Female raccoons give birth to 3-7 young during the months of April-June. Baby raccoons are blind at birth, and their eyes open around 3-4 weeks of age. At 6-8 weeks, they begin to explore areas outside their den, but are not weaned until August. Raccoons stay with their mother until the following spring.
If you find a raccoon kit, you need to make sure it is orphaned before rescuing it. At times baby raccoons will wander from their nocturnal mother in the day and may be briefly separated. Raccoons rely on their mothers to teach them the skills needed to survive in the wild, therefore it is extremely important that you do your best to reunite the kit with its mother.
Babies that appear healthy should be left for a few hours up to a full night to allow the mother to reclaim them. Make sure the babies are in a safe location, but do not remove them from their surroundings. If the mother does not come back for the kits or they appear thin and dehydrated, then you will need to take the proper steps to rescue the animals while keeping yourself safe.
Never feed an animal you are rescuing. Improper feeding can result in death for the animal. Keep in mind that although baby raccoons are very endearing, adolescent and adult raccoons become very strong and aggressive. Like any wild animal, raccoons are meant to be free and make terrible pets.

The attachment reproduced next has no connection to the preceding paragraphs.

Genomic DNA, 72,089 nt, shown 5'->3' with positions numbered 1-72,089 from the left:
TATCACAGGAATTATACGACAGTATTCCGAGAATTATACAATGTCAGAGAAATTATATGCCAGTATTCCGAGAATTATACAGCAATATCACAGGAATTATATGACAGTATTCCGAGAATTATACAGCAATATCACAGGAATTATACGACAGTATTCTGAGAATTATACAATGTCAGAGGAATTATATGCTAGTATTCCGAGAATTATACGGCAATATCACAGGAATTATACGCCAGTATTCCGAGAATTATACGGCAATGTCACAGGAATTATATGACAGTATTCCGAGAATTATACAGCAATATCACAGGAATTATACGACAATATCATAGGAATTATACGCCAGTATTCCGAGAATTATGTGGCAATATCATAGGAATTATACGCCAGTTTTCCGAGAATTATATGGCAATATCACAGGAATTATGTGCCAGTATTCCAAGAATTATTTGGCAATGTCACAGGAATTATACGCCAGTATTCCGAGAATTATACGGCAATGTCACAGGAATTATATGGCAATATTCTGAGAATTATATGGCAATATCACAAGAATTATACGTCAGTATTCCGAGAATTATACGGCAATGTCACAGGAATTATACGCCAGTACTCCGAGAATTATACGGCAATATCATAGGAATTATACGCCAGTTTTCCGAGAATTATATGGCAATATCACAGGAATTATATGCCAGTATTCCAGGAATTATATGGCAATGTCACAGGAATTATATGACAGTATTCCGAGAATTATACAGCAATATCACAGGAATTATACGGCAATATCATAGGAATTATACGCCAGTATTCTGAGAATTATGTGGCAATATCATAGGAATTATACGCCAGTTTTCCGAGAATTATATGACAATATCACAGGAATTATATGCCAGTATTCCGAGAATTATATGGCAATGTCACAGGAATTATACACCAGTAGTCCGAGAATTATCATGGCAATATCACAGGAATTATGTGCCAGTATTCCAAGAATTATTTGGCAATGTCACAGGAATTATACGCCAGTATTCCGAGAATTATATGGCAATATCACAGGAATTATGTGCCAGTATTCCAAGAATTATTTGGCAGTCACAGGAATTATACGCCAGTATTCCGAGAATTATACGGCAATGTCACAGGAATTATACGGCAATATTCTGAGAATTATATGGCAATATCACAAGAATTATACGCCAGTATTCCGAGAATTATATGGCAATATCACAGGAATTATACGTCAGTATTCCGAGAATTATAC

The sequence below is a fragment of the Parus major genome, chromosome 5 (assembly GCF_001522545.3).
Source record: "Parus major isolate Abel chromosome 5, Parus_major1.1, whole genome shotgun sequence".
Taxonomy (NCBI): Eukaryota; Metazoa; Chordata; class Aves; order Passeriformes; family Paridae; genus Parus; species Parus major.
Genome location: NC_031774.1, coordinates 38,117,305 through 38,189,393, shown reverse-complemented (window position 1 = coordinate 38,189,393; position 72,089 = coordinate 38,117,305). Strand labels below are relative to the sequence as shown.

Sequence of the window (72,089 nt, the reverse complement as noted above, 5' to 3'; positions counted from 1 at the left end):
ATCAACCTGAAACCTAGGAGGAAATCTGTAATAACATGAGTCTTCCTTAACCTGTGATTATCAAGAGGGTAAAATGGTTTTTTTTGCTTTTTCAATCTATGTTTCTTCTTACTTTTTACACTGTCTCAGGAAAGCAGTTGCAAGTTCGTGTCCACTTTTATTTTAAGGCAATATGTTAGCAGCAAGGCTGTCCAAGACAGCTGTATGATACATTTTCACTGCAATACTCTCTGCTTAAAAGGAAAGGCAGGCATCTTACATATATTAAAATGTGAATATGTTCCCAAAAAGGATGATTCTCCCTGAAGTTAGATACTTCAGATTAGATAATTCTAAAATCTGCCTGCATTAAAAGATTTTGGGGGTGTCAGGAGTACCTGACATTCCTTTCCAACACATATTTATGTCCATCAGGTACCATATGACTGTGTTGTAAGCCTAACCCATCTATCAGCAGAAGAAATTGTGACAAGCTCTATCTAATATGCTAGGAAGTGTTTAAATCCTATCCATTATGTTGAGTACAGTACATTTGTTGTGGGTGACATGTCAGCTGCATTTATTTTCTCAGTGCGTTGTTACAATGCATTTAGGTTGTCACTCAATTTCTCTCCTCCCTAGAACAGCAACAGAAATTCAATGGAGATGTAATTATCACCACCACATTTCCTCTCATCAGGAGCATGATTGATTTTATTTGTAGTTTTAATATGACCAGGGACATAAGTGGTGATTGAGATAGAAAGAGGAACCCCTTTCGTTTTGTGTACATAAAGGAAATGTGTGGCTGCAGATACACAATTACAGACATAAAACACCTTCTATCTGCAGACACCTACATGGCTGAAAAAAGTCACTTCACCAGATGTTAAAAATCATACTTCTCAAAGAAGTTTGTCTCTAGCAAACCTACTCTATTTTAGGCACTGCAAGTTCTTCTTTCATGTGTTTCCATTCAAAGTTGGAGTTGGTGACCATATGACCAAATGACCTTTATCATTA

How to Rescue a Racoon
- Wear heavy work gloves
- Throw a towel over the animal
- Do not handle or touch the animal unless absolutely necessary
- Transfer the raccoon to a sturdy cardboard box with air holes, or to a kennel.
- Put it in a warm, dark, quiet place and keep people and pets away.
- Do not offer food or water unless directed to do so by a wildlife rehabilitator. Inexperienced help can kill.
If you find an adult raccoon that may be injured or otherwise needing help, call a wildlife rehabber before taking action. Ask yourself if the normal fear of humans is lacking in the animal, it may be in danger. Remember: if you have to chase it, it probably doesn’t need your help.